RFF director, Lee Wasserman, and RFF president, David Kaiser, co-wrote an op-ed article featured in the New York Times in response to lobbyists and former Senators Trent Lott and John Breaux’s plan for a federal tax on carbon dioxide emissions. While their plan includes an initial tax of $40 on every ton of carbon dioxide emissions, the primary purpose of the plan is to give fossil fuel companies immunity from lawsuits seeking to hold them accountable for climate-change related damages—which could total trillions of dollars. To date, 14 municipalities and one state have filed damage claims against fossil fuel companies for knowingly producing a product that would cause “catastrophic” consequences.
On July 11, 2018, the Senate Finance Subcommittee on Social Security, Pensions, and Family Policy held a hearing on paid family and medical leave called “Examining the Importance of Paid Family Leave for American Working Families.” Vicki Shabo, the Vice President for Workplace Policies and Strategies at the National Partnership for Women and Families, testified alongside Dr. Andrew Biggs of the American Enterprise Institute and Carolyn O’Boyle of Deloitte. RFF is proud to be a long-time partner of the National Partnership for Women and Families and echoes Vicki Shabo’s call for a strong, inclusive, national standard of paid family and medical leave.
David Bookbinder of the Niskanen Center, an RFF grantee, and Robert McNamara of the Institute of Justice recently published an op-ed on the use and abuse of eminent domain for pipeline development in the Wall Street Journal. McNamara and Bookbinder explain how the Federal Energy Regulatory Commission (FERC) has not allowed for proper judicial review for property owners whose land is taken for FERC-authorized pipelines.
This summer, Rhode Island became the first state to bring a case against oil companies for fossil fuel damages. Soon after, Baltimore announced that it too was suing fossil fuel companies to hold them responsible for climate change damages faced by the city. Both cases were filed in their respective state courts.
Earned sick leave is coming to 1.2 million New Jersey workers! On May 2, 2018, Governor Phil Murphy signed a statewide law giving all New Jerseyans the right to earn paid leave. RFF was a major funder and collaborator on a strategy which methodically passed municipal sick leave laws in 14 of NJ’s largest cities, building up the pressure and support for a statewide standard. We extend our congratulations to our on-the-ground partners that made this victory possible, including the Time to Care Coalition, the New Jersey Working Families Alliance, and the Campaign for a Family Friendly Economy New Jersey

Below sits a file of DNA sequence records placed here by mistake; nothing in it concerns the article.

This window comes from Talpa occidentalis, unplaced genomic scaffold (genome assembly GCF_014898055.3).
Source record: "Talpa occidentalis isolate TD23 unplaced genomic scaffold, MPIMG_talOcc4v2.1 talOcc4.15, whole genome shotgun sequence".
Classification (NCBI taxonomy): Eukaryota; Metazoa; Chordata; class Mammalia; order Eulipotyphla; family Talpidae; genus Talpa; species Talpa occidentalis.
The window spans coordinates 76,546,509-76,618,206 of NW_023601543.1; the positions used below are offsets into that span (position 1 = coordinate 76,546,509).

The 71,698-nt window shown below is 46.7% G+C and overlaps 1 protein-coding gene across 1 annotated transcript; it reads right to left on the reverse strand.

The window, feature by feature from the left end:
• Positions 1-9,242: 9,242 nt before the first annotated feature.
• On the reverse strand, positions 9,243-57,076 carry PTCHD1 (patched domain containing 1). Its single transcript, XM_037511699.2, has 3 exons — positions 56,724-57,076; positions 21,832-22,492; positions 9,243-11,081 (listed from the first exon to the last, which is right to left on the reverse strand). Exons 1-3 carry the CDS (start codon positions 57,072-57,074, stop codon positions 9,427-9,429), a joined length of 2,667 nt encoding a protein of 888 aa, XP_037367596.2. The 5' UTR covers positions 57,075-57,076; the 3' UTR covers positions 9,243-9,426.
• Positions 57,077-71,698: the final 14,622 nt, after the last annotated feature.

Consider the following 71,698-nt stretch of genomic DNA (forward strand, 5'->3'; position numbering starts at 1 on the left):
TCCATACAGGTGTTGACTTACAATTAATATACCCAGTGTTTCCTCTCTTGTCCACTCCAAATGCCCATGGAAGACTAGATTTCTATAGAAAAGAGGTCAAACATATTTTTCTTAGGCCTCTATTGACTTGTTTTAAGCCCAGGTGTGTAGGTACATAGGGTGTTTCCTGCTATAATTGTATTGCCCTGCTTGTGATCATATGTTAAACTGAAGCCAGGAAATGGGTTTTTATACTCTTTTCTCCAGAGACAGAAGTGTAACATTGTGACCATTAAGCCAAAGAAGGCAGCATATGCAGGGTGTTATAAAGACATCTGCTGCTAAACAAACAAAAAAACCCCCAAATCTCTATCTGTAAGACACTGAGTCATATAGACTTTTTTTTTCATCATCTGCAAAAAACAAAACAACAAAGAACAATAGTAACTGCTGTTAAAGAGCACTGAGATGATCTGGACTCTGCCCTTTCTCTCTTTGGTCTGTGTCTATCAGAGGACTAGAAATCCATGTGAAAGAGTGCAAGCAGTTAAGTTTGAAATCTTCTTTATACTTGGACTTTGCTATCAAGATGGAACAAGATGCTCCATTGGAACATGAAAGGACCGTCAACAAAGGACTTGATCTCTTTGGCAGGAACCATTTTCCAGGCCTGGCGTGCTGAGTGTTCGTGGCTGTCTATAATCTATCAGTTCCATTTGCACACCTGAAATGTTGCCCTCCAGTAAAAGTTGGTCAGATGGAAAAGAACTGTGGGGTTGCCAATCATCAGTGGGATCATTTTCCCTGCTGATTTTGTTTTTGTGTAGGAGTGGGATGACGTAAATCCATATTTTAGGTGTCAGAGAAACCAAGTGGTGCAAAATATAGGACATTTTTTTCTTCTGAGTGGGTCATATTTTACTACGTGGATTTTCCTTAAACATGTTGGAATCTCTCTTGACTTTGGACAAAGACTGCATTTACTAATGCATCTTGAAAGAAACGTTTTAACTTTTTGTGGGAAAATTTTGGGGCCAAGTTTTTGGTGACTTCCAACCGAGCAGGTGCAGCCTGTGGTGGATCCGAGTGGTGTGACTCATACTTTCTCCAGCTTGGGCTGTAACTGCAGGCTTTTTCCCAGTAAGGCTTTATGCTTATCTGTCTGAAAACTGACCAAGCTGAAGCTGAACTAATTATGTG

The Institute for Energy Economics and Financial Analysis and the Sightline Institute jointly published a paper called “The Financial Case for Fossil Fuel Divestment.” Aimed at the trustees of investment funds, the paper details the lagging financial performance of the fossil fuel industry and the uncertain outlook of the industry based on potential risks beyond climate change.
After months of organizing by the coalition led by TakeAction Minnesota, a RFF grantee, the Duluth City Council passed the Earned Sick and Safe Time Act by a 7-1 vote on Tuesday, May 29. The new ordinance will take effect on January 1, 2020 and allow workers to earn up to 40 hours per year of paid sick time.
The Rockefeller Family Fund is pleased to announce that Julie Fernandes has joined the Fund as associate director for institutional accountability and individual liberty (IAIL).
At an increasingly troubling time for our democracy, Julie’s leadership comes at a critical moment. She has a compelling set of experiences that are well-suited to RFF’s brand of creative, advocacy-based philanthropy, having held key positions in government, including the White House and the Justice Department, the advocacy community, and in philanthropy. More information about the IAIL program area and Julie can be found here.